At a recent session of the Caswell County Commissioners, Marcy Williams, Health Educator and Public Health Preparedness Coordinator for the Caswell County Health Department, broke down the recent State of the County Health Report for the elected officials. The Messenger published the entire State of the County Health Report back in June.
According to Williams, Caswell County’s State of the County Health Report was submitted to the state during the spring. Copies of the report have been submitted to Gunn Memorial Library, which is currently under renovation, and are also available on the county health department website (www.caswellnc.us). The report includes a variety of socioeconomic and demographic information on Caswell County.
“We have to do a community health assessment every four years,” Williams told the County Commissioners. “Not much has changed. Our population is older, more rural, lower income, and less diverse, but also less white than the state. We have fewer people in the labor force, which is probably a result of us being older. A lot of people are retired.”
“We do have a lower crime rate than the state, so that’s a positive,” Williams added. “It’s hard to do trends in this county, because of the small population. That’s why we use a five-year period to try to increase the statistical reliability.”
According to Williams, the leading causes of death in Caswell County are cancer, heart disease, lung disease, COPD/emphysema, stroke, Alzheimers disease, unintentional injuries, and diabetes. Motor vehicle injuries are in the top 10 causes of death in Caswell County, but not statewide.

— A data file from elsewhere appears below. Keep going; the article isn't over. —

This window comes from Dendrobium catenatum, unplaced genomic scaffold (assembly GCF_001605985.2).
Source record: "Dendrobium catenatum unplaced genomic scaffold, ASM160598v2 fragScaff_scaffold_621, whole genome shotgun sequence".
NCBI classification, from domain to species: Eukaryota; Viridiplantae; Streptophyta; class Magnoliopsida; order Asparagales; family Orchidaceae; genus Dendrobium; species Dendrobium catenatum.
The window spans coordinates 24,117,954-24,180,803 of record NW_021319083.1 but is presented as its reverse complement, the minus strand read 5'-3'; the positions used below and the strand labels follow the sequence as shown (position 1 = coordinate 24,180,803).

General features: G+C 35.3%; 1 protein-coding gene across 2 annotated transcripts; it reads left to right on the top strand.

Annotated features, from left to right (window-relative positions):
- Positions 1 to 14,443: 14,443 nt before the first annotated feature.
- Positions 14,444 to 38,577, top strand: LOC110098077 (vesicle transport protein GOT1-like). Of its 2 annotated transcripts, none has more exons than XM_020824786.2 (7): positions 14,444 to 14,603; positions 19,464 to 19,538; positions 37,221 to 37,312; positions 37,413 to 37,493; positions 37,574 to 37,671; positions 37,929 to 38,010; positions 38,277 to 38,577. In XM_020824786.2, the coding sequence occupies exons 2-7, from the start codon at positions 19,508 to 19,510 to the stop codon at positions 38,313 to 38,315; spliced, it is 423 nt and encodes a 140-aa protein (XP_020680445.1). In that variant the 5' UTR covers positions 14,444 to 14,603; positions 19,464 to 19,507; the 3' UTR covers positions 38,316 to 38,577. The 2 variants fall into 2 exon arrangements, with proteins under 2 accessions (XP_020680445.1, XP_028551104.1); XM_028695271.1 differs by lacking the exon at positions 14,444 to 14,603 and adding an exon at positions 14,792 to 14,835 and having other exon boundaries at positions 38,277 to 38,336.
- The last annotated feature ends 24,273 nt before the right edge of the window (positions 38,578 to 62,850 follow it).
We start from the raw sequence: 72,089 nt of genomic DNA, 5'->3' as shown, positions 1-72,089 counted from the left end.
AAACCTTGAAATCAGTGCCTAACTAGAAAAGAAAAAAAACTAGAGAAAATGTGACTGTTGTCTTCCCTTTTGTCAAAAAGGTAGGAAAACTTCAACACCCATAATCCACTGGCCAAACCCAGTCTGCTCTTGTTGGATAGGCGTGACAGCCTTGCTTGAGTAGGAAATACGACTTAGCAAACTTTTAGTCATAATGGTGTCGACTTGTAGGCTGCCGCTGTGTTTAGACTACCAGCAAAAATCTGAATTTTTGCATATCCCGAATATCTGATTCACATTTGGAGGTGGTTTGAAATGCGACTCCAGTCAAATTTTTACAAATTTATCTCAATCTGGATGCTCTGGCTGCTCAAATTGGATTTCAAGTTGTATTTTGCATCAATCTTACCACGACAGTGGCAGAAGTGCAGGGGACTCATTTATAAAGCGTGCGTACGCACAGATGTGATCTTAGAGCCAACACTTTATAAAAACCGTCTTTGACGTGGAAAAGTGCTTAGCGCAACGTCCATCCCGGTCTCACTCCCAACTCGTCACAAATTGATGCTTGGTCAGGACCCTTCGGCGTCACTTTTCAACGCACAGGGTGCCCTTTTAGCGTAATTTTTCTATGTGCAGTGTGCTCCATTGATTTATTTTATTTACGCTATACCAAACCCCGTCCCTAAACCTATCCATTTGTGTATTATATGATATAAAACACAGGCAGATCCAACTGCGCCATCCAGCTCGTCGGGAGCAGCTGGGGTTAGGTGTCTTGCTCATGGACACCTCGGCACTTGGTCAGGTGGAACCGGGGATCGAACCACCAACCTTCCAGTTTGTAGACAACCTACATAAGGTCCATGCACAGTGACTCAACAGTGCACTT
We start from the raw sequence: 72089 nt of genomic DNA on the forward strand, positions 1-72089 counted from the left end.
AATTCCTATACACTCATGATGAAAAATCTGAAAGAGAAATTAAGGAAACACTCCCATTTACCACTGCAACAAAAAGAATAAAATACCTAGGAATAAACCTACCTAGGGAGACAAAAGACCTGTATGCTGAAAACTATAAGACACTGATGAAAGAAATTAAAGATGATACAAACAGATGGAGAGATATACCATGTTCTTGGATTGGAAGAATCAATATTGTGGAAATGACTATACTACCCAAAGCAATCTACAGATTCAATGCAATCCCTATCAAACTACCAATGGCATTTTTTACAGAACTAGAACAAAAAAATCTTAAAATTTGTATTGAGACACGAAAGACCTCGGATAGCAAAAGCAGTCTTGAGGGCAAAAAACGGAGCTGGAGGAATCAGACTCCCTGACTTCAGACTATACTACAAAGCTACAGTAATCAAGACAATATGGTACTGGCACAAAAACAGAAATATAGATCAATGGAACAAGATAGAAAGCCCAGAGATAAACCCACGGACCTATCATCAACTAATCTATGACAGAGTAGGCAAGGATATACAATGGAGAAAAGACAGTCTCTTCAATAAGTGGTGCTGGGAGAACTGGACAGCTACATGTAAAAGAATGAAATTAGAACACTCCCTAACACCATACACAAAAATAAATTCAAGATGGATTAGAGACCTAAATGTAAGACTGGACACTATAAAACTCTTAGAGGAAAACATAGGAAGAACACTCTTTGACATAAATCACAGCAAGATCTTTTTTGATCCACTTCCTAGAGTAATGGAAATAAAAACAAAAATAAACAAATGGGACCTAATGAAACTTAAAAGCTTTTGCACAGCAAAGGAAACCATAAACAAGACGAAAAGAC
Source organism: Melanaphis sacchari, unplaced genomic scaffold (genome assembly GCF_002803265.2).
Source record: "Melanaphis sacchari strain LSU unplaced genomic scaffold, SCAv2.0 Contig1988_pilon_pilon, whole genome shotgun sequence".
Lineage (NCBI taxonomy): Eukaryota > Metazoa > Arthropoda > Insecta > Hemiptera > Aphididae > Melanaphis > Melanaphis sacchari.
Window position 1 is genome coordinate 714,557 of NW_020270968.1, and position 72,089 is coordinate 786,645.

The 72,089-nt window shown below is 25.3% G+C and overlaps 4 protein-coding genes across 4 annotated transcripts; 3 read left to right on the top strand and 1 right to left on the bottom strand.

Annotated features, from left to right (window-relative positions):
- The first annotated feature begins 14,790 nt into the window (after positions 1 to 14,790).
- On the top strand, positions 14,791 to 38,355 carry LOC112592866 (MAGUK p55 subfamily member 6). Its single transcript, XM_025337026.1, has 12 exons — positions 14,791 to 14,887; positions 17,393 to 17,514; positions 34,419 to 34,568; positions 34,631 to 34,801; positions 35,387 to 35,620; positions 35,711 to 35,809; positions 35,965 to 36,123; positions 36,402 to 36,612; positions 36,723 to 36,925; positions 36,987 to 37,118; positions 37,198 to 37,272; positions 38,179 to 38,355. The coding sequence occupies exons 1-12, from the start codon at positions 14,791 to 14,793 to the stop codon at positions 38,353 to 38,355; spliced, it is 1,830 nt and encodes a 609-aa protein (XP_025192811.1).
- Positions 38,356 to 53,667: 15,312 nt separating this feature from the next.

“We’ve got some general disease data. We included environmental health, and progress on priority areas of the community health assessment on items such as obesity and substance abuse,” she said. “We’ve also worked closely with the local foods council and the Farmers Market.”
Williams indicated that Caswell County’s rate of newborns exposed to drugs is higher than the statewide and regional averages. Officials combined mental health and substance abuse data for the purposes of the State of the County Health Report.
“Newborns exposed to drugs - our rate is higher than the region - Caswell/Alamance/Orange/Rockingham/Randolph/Chatham/Durham counties (Region 5),” Williams said. “Our rate is also higher than that of the state. So there’s a problem somewhere. We just don’t have good data on adults with that.”
“One of the emerging concerns - I know it’s been a topic many times - is opioid deaths and hospitalizations, and other drugs. We all know that deaths and hospitalizations are only a portion of the true burden of this condition,” Williams continued.
Williams explained that the county now has a Diabetes program at the health department, and there’s a coalition that meets every few months to discuss various health and wellness concerns across Caswell County. The county is also providing books to children to promote youth literacy.
“With all of our strategies, they have to be evidence-based. They have to tie back into Healthy North Carolina 2020 (the state's official health improvement plan). That’s a state requirement. That’s a state document,” she said. “We’re looking at new initiatives and emerging concerns. We have a coalition that meets every few months.”
Residents interested in taking a comprehensive look at Caswell County’s State of the County Health Report can visit http://www.caswellnc.us/news-reports/, or by reading the Messenger’s online copy of the report at http://www.caswellmessenger.com/news/article_3da77df4-6b2b-11e8-b5e3-93d54b116d89.html.